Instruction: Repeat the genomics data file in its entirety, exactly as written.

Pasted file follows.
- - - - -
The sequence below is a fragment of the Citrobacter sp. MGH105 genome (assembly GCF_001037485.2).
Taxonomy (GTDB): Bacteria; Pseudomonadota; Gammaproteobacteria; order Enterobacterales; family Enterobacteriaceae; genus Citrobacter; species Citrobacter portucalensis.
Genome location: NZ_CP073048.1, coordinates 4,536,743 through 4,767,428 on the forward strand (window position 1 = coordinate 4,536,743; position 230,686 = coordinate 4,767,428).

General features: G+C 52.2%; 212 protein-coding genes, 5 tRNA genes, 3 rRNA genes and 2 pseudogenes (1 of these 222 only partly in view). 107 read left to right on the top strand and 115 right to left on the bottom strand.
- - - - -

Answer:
The sequence below is a fragment of the Citrobacter sp. MGH105 genome (assembly GCF_001037485.2).
Taxonomy (GTDB): Bacteria; Pseudomonadota; Gammaproteobacteria; order Enterobacterales; family Enterobacteriaceae; genus Citrobacter; species Citrobacter portucalensis.
Genome location: NZ_CP073048.1, coordinates 4,536,743 through 4,767,428 on the forward strand (window position 1 = coordinate 4,536,743; position 230,686 = coordinate 4,767,428).

General features: G+C 52.2%; 212 protein-coding genes, 5 tRNA genes, 3 rRNA genes and 2 pseudogenes (1 of these 222 only partly in view). 107 read left to right on the top strand and 115 right to left on the bottom strand.